Oh, Skilled Workers, Where Art Thou?
Five million people visit the Grand Canyon every year to marvel at its natural wonder. For all of its accomplishments, humanity has yet to construct anything that matches the beauty of America’s largest canyon.
Many business leaders treat skills gaps the same way. They stare at them in wonder, sure that no one could ever hope to conquer such a divide.
But the longer executives pretend skills gaps can’t be addressed, the wider those gaps will get. Maybe we’ll soon start calling them Skills Canyons.
The demand for skilled workers exceeds the supply by 4.4 million workers, according to “Different Skills, Different Gaps: Measuring and Closing the Skills Gap,” a new report from Burning Glass Technologies. If companies want to fill those open roles, they’ll need to do their part to train the workforce to meet their organizational needs.
One Problem, Many Solutions
It took a lot of players to create the skills gap, and it’ll take as many or more to fix it. The higher education sector failed to match learning tracks with employment trends and requirements. Federal and state governments don’t provide sufficient aid or incentives, nor have they reigned in rising tuition costs. The business sector complains loudly about a lack of talent, but doesn’t take the initiative to create the very talent it needs.
“All of these groups have an interest in creating a better supply chain for talent,” says Matt Sigelman, CEO of Burning Glass Technologies. “The biggest need is for a closer relationship between education and the skills demanded in the job market. Employers can be much more active and detailed in how they signal their needs in the job market. In particular, employers need to take a much more active role in engaging education institutions and training providers as key suppliers of talent — much like how they engage with and share specifications and future production plans with any other kind of supplier with whom they develop a long-term business relationship.”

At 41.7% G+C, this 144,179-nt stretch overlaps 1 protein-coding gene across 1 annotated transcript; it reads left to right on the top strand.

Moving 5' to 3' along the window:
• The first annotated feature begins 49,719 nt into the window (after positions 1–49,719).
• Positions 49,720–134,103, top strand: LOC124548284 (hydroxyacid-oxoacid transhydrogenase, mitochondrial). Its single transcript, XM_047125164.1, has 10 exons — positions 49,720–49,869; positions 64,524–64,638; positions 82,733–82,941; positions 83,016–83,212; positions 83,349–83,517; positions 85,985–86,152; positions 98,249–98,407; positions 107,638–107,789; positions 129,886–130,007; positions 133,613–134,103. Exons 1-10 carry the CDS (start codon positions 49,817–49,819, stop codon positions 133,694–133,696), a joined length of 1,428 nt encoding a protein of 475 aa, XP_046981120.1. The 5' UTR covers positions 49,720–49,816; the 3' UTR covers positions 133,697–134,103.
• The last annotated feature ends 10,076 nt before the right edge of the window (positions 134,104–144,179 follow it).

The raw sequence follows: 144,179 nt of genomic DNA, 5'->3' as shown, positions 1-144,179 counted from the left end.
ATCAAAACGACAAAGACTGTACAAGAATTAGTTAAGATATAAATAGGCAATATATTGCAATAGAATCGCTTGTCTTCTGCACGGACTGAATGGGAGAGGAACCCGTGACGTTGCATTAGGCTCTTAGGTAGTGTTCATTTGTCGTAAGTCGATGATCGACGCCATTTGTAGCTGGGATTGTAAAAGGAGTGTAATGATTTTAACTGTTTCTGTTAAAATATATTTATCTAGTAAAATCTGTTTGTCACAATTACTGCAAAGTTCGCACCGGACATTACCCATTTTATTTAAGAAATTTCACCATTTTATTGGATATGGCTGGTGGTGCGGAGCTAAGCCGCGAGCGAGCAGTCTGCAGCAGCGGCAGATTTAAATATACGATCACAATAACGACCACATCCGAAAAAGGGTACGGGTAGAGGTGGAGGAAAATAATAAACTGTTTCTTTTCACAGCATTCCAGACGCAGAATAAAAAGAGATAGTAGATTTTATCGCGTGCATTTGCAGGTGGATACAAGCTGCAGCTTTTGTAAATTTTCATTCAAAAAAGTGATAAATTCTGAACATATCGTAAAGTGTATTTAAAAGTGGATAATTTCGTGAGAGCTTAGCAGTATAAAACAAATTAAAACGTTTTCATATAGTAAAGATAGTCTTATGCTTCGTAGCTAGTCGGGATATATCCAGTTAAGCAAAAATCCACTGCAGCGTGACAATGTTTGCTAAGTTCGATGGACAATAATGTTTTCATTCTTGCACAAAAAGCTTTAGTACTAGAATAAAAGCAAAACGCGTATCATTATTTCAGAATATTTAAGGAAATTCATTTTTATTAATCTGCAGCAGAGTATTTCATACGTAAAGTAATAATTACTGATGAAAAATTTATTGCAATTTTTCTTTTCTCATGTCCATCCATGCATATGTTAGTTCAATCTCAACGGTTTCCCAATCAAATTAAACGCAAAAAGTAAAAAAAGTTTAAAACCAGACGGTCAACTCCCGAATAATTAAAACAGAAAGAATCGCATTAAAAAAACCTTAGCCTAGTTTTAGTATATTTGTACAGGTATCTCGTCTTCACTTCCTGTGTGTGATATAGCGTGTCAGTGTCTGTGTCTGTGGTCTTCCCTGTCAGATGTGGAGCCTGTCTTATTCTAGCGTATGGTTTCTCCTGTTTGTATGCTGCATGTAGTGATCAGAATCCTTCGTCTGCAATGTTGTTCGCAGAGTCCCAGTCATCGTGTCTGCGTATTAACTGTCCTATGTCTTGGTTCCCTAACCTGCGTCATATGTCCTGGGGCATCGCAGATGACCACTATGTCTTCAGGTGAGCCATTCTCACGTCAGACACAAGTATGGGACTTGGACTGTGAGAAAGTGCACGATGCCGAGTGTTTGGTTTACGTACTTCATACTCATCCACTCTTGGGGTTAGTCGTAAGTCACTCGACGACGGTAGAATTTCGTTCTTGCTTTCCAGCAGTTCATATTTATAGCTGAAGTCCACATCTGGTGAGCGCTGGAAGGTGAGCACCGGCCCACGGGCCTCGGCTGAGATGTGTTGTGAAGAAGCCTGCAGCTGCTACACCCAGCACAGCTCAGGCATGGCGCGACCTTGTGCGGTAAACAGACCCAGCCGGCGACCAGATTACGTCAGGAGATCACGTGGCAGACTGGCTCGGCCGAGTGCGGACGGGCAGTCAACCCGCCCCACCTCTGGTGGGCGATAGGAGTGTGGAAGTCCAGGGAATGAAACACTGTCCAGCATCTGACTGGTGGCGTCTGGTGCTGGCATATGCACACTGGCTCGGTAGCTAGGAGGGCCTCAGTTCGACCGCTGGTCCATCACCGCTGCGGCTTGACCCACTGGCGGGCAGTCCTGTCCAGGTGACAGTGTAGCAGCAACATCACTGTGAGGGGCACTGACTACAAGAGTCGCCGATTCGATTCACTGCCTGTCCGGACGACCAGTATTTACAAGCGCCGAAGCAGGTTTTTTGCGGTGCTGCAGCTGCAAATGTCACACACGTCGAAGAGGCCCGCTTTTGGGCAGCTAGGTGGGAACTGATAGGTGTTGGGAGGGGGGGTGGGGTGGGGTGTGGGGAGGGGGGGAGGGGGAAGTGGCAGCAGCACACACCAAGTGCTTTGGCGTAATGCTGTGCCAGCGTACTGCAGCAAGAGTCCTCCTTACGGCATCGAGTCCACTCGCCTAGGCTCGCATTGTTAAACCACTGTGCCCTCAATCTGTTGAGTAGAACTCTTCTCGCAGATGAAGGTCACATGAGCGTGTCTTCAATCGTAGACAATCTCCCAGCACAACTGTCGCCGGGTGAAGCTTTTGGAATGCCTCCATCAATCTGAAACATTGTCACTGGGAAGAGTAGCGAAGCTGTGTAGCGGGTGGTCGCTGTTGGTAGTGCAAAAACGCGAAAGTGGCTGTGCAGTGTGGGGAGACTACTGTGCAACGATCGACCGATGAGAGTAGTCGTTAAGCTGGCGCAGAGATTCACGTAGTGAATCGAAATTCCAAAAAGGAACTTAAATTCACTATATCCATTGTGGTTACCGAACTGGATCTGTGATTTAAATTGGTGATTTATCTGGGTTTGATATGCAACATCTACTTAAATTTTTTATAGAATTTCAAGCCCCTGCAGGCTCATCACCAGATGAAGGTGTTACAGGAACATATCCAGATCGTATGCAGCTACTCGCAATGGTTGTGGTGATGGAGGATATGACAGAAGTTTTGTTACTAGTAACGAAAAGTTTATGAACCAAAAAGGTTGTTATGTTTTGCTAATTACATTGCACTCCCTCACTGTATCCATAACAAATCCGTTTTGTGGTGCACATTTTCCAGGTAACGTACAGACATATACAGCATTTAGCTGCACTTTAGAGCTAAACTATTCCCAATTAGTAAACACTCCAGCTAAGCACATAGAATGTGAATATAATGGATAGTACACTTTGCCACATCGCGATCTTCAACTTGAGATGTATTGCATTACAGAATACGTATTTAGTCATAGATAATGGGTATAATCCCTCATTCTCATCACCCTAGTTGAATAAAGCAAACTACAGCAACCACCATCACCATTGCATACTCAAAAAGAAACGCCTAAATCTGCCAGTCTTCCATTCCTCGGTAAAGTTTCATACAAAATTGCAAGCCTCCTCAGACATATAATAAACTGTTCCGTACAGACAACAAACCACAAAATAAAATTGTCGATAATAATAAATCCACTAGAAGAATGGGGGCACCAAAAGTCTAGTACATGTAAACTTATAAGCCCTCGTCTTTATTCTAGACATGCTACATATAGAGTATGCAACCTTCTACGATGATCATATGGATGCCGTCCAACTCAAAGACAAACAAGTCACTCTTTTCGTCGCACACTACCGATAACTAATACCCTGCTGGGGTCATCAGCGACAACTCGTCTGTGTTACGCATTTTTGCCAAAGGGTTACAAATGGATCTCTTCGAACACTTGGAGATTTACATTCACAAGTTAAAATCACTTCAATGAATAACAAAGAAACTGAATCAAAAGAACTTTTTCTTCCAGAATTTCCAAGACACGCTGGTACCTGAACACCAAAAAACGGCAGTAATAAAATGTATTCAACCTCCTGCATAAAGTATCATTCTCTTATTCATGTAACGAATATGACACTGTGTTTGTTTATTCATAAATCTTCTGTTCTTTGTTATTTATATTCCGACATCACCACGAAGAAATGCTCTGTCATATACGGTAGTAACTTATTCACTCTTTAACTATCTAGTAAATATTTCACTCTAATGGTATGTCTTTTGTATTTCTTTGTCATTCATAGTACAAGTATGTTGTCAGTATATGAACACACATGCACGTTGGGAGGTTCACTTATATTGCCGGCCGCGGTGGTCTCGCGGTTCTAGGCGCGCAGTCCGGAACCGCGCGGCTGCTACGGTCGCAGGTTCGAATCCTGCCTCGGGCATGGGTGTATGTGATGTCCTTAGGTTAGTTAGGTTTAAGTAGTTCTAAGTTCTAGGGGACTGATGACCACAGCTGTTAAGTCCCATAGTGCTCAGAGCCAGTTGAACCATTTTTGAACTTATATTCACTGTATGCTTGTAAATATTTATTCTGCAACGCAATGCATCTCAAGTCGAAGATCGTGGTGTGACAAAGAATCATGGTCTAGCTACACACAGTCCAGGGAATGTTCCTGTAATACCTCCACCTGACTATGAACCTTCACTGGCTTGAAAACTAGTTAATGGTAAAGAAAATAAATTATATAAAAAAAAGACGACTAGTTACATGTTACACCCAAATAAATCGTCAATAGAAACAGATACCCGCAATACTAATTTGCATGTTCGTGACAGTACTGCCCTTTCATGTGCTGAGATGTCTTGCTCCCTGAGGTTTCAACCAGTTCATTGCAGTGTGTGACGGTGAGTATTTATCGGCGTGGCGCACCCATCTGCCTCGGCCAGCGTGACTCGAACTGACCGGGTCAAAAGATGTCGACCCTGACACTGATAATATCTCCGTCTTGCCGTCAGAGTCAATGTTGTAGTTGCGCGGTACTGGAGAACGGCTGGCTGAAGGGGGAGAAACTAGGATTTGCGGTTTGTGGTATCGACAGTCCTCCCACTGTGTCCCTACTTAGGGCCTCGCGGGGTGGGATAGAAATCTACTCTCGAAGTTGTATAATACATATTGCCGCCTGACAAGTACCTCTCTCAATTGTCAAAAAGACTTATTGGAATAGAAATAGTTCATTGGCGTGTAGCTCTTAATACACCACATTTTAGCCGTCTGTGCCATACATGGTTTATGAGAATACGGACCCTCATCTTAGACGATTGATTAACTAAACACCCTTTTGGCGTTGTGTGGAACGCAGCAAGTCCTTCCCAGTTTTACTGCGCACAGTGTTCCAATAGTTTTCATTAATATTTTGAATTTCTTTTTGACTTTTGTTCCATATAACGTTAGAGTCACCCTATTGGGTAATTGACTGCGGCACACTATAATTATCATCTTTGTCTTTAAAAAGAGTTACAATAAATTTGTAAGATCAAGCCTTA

Unfortunately, the various stakeholders tangled up in the problem have been slow to act on a challenge that requires immediate action. Meanwhile, the industries with the most critical talent shortages can’t afford to wait.
“Healthcare practitioners, computer and information scientists, and the new category of ‘hybrid jobs’ have particularly challenging problems, because it takes time to train workers in these fields,” Sigelman says. “In these cases, demand has simply outpaced supply, and training programs can’t keep up. Demand for data science skills, for example, has exploded in recent years, affecting a wide range of jobs. That’s a new skill set, and one that would have been hard for employers and training providers to anticipate.”
Talent shortages have driven sweeping changes in the business sector, as executives and human resources professionals try to find new and innovative ways to attract talent. In particular, many employers are now offering flexible work arrangements to attract more talent — but such a perk doesn’t work in every field. As Sigelman points out, “A hospital’s options for offering that kind of flexibility are significantly more limited than for a tech company.”
Moreover, flexible work hours and fantastic corporate cultures are great for recruitment and retention, but they are short-term solutions to a problem much larger in scope. Until the skills gap is addressed directly, companies will simply poach talent back and forth.
It’s also important to note that not every shortage of workers is caused by a skills gap, and thus not every talent shortfall can be solved using the same measures.
“[For example,] the shortfall in office and administrative workers is driven more by employers raising requirements in hiring — for example, asking for college degrees for jobs that didn’t previously need them — than by a lack of skilled workers,” says Sigelman.
Sigelman also suggests that both employers and candidates stop thinking in terms of the roles they can’t fill and start thinking in terms of the skills they need.
“That’s an important distinction because some of the biggest categories of growth are skills that are redefining jobs across the market,” Sigelman says. “Jobs are collections of skills, and the best way to qualify for a new job is to expand and refresh your skill set. The demand for data science skills has increased 14-fold since 2012, and that’s driven by a surge in demand for these skills across a wide range of jobs, not just by new postings for data scientists.”